Even if they are faulty by 100% there is they still suggest that, at the sickness level the vast majority of claimants are genuine...even 200% or 500% still give a lie to the indecent emphasis that this, and the previous, London government (covering all the main UK parties) have given to this.

    The way that they have talked up fraud along with their friends at the Daily Wail; the way they have made sick and disabled people out to be scroungers, is sickening.

    So far there is virtually no fraud on retirement pension, but how long will it be before these women who chose to take their pensions at 61 will be labelled scroungers? How long before old people are attacked in the street for taking money.

    It's all to distract attention from big businessmen and women who like to give themselves bonuses in the millions. Mr Cameron professes himself "sick" (that man suffers a lot from sickness doesn't he?) of us putting down greedy businessmen/women, I wonder if he'd like to throw up over the way the disabled are treated.

  3. "Free cars"

    No such thing. There is a mobility component if DLA that the disabled person puts towards the cost of a car, often modified

    Free though, no, they pay, but they get help towards the cost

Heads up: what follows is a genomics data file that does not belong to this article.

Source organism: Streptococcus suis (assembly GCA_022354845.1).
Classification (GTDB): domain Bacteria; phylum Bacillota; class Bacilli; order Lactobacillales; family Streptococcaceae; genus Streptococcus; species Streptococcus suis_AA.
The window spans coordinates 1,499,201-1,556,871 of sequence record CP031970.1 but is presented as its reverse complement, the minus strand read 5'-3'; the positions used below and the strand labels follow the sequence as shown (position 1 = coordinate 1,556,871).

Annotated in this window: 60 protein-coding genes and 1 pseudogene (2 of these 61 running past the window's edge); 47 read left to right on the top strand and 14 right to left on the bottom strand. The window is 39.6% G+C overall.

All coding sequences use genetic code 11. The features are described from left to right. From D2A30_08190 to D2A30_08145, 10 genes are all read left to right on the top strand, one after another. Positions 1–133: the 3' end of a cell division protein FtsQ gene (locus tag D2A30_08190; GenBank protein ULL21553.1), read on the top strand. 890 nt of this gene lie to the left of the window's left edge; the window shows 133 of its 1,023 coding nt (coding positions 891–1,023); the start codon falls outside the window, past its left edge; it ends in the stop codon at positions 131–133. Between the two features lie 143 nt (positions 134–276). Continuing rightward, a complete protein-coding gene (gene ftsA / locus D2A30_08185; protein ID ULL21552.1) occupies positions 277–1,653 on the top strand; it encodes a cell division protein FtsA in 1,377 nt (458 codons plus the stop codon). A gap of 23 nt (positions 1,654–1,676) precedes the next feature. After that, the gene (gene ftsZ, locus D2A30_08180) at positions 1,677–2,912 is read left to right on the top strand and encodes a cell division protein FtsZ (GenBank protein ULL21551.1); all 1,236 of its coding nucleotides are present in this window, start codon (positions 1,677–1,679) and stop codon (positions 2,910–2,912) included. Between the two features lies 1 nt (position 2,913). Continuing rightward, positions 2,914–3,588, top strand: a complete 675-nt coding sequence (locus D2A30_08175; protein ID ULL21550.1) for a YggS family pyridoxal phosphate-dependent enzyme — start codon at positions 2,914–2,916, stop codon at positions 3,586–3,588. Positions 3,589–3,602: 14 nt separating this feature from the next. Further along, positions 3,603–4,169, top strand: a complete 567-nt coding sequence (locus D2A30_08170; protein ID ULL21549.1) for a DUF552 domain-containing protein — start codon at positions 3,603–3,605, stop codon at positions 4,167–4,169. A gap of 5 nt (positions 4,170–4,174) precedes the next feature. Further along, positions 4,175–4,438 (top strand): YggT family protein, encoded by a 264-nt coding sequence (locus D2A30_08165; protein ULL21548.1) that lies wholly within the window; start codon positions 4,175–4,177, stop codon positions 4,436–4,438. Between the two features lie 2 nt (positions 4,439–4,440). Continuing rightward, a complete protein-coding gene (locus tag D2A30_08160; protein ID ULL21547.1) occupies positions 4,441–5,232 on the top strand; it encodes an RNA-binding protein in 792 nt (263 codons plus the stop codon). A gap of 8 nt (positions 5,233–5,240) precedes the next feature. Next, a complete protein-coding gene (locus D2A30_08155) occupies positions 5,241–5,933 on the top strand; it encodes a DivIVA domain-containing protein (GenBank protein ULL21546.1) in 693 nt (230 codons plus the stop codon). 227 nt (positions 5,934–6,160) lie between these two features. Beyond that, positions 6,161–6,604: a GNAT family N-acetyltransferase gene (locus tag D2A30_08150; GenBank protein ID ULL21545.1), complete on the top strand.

4. You have to look at benefits not as benefits but as an insurance that we all pay for. Are there people fiddling the system? Of course there are, that is the nature of the beast. Are the majority law-abiding citizens? Of course they are unless you are a banker.

  5. Anon: Users surrender the higher mobility component of the DLA (£51). In that respect it costs them money. There are 120 cars that cost less than that amount. They can also lease cars that cost more than the allowance (in that there is an advance payment).

    The allowance is transferred to Motability and the car is provided. There is a mileage allowance of 20,000 for each of three years. The car is renewed after that. There is full insurance and tax and there is even a roadside breakdown cover included, along with servicing.

    The very cheapest car costs £44 a week, so there is actually a weekly£7 rebate.

  6. Yes exactly Ged. Most people are honest. The benefits system is so complex that even experts don't understand it, so sometimes the people who are cheating don't actually know they are cheating.

    I know of one old lady who had housing benefit; she actually had fair old fortune in the bank, which had been left to her, but she wasn't really aware that she had it (She was very old.) She never touched it, but it came to the authorities attention and she was done for cheating.

    I'd add the MPs and Lords to your bankers. They have consistently cheated, and continue to do so.